It's likely that many members are delaying knee replacement surgery, also called knee arthroplasty. They may have concerns about the procedure, such as the cost, the long recovery period and the potential risks — the Mayo Clinic lists blood clots, infection and nerve damage as just a few. Other members may postpone knee replacement surgery because of work matters, hobbies or life events like weddings or travel.
However, delaying the procedure comes with its own risks. One study from the Journal of Bone and Joint Surgery (JBJS) found that 91% of patients who could benefit from knee replacement surgery waited too long to have the procedure. Putting it off not only prolongs pain, but it can also negatively impact the results of the procedure once it does happen.
The Benefits of Knee Replacement Surgery
During knee replacement surgery, a surgeon cuts away damaged cartilage and bone and swaps it out for an artificial joint made of metal and plastic. The procedure helps ease pain and restore function in diseased knee joints. But holding off on a knee replacement can mean missing out on some of those benefits — the JBJS study reports that postponing the procedure may decrease how much the knee improves after surgery compared with patients who decide to have surgery earlier on.
Those who wait too long may never regain their full level of mobility. For instance, they might not be able to fully straighten their legs or walk as they did before. What's more, patients with damaged knees who can't properly exercise are at risk of developing other health problems, according to Harvard Medical School, including cardiovascular conditions and even depression.
Educating Your Members
As a union leader, you can help keep members who may benefit from a knee replacement surgery informed about the need to act early. Members who tap into a variety of resources and plan ahead will be the most successful in a lasting recovery. Consider educating your members in the following three areas.
Full Engagement With Benefits
Members need a thorough grasp of all of their health care benefits to plan well for knee replacement surgery.
Help members access the resources they need to:
- Understand how much their insurance will cover.
- Know how to use tools like flexible spending accounts to help with costs.
- Schedule the costly procedure at the start of the policy year so their deductible is met and remaining health care costs are covered.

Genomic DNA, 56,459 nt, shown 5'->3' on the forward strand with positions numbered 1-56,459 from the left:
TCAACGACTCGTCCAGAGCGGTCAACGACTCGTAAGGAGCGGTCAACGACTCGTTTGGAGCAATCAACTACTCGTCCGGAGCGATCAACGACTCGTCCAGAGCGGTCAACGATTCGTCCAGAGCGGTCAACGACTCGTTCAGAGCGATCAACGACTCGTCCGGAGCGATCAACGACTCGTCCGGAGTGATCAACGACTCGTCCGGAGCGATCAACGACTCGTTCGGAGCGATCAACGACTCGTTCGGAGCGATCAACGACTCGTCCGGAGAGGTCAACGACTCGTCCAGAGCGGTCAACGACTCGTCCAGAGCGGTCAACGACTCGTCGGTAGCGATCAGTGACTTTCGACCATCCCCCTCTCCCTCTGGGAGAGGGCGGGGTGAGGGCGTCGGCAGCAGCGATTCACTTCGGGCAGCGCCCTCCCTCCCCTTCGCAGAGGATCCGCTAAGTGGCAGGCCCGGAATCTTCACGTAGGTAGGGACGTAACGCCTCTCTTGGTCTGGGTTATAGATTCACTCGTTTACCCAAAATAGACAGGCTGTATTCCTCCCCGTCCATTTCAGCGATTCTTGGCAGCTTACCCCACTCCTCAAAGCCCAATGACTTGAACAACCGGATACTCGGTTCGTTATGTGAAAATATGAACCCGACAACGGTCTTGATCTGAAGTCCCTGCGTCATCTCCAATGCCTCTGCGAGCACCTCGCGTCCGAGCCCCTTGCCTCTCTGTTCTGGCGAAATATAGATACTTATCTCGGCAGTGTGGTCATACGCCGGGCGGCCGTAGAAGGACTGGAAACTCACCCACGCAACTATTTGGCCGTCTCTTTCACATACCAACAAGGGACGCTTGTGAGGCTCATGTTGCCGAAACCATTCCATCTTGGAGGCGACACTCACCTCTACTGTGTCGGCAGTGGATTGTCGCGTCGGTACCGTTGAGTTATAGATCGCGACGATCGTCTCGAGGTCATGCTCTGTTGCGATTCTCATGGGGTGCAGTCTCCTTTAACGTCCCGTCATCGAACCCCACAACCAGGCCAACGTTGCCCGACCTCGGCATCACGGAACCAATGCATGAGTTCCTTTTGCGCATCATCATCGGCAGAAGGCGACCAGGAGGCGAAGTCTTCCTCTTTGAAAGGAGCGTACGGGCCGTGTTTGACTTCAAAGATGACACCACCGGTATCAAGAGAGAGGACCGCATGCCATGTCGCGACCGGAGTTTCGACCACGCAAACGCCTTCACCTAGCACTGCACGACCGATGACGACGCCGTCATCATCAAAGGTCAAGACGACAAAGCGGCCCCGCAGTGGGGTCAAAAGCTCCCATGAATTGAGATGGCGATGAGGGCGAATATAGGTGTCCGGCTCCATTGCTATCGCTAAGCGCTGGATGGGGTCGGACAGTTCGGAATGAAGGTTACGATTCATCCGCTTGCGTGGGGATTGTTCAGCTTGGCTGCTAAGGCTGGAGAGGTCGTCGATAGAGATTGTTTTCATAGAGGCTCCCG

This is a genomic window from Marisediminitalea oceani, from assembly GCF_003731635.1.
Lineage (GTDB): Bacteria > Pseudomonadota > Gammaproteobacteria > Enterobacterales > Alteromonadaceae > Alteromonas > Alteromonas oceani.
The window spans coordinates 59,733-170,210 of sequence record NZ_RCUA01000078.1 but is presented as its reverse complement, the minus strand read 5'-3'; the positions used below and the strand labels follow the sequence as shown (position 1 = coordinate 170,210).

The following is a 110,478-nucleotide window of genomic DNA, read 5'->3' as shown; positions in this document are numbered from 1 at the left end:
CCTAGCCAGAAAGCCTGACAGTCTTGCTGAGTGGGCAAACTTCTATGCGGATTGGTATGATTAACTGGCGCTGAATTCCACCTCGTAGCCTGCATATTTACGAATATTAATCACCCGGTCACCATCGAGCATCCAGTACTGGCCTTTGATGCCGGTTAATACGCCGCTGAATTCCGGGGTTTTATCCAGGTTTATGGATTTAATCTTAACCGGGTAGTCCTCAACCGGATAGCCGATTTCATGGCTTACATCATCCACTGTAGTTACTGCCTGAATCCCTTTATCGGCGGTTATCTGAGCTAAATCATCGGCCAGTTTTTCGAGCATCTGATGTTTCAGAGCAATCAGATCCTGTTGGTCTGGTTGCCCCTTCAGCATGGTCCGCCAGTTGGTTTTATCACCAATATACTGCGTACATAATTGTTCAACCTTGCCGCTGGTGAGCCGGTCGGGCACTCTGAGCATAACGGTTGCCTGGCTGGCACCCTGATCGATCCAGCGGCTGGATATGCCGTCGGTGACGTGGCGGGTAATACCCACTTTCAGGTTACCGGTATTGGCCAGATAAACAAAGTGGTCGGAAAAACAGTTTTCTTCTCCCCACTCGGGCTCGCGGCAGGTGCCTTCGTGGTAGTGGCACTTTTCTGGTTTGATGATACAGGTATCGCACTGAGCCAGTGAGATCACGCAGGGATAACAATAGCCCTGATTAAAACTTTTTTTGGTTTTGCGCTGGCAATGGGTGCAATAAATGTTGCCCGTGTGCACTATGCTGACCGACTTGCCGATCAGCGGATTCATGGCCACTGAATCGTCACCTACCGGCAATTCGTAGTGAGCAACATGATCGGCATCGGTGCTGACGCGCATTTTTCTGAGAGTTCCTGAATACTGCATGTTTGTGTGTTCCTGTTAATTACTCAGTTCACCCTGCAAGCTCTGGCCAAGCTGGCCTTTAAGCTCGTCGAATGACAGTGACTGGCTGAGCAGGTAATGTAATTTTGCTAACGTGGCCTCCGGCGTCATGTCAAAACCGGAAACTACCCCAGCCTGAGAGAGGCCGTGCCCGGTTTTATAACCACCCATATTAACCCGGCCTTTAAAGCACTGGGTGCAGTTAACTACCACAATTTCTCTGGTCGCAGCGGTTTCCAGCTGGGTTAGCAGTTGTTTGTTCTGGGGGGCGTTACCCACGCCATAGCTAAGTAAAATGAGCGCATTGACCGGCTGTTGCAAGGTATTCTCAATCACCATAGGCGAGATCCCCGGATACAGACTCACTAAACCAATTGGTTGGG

- Be aware of additional costs, such as expenses for crutches and physical therapy.
Education Around Screening and Diagnostic Care
As members look into a knee replacement surgery, understanding how doctors evaluate joint pain is key.
An orthopedic surgeon will likely:
- Look at the knee's stability, its strength and range of motion, and pain.
- Take an X-ray to assess the extent of the damage to the joint.
- Recommend surgery if a significant amount of cartilage is degraded or gone.
Good Planning for Recovery Time and Short-term Disability
A well-planned recovery period will help members get back on their feet quickly and avoid complications. Get members thinking ahead of time about their recovery and any accommodations they might need.
Well before their surgery, encourage members to:
- Find a conveniently located physical therapist.
- Buy or borrow crutches or a walker.
- Arrange any needed transportation or parking.
- Find initial help with everyday tasks like cooking and bathing.
- Create a safe first-floor living space clear of loose rugs and obstacles.
- Arrange for short-term disability, if needed.
By educating your members on the benefits of not delaying knee replacement surgery, you're helping to ensure their mobility and comfort. A pain-free knee will help a member both perform better on the job and enjoy life to the fullest.
With 15 years' experience writing for publications including The Wall Street Journal, Barron's, The Christian Science Monitor and Newsday—Deborah Blumberg specializes in business and finance and health and wellness. She writes about topics including corporate communications, financial markets, real estate, renewable energy, cancer, health education, nutrition, supplements, the microbiome and functional medicine. She was a Knight Center fellow and a Donald W. Reynolds National Center for Business Journalism fellow. Her time working in marketing and communications at JPMorgan Chase taught her how to best tell a company's story. She's adept at turning complex ideas into compelling copy. She's also an officer of the American Society of Journalists and Authors (ASJA) and a Women in the Visual and Literary Arts board member, and she is fluent in Spanish.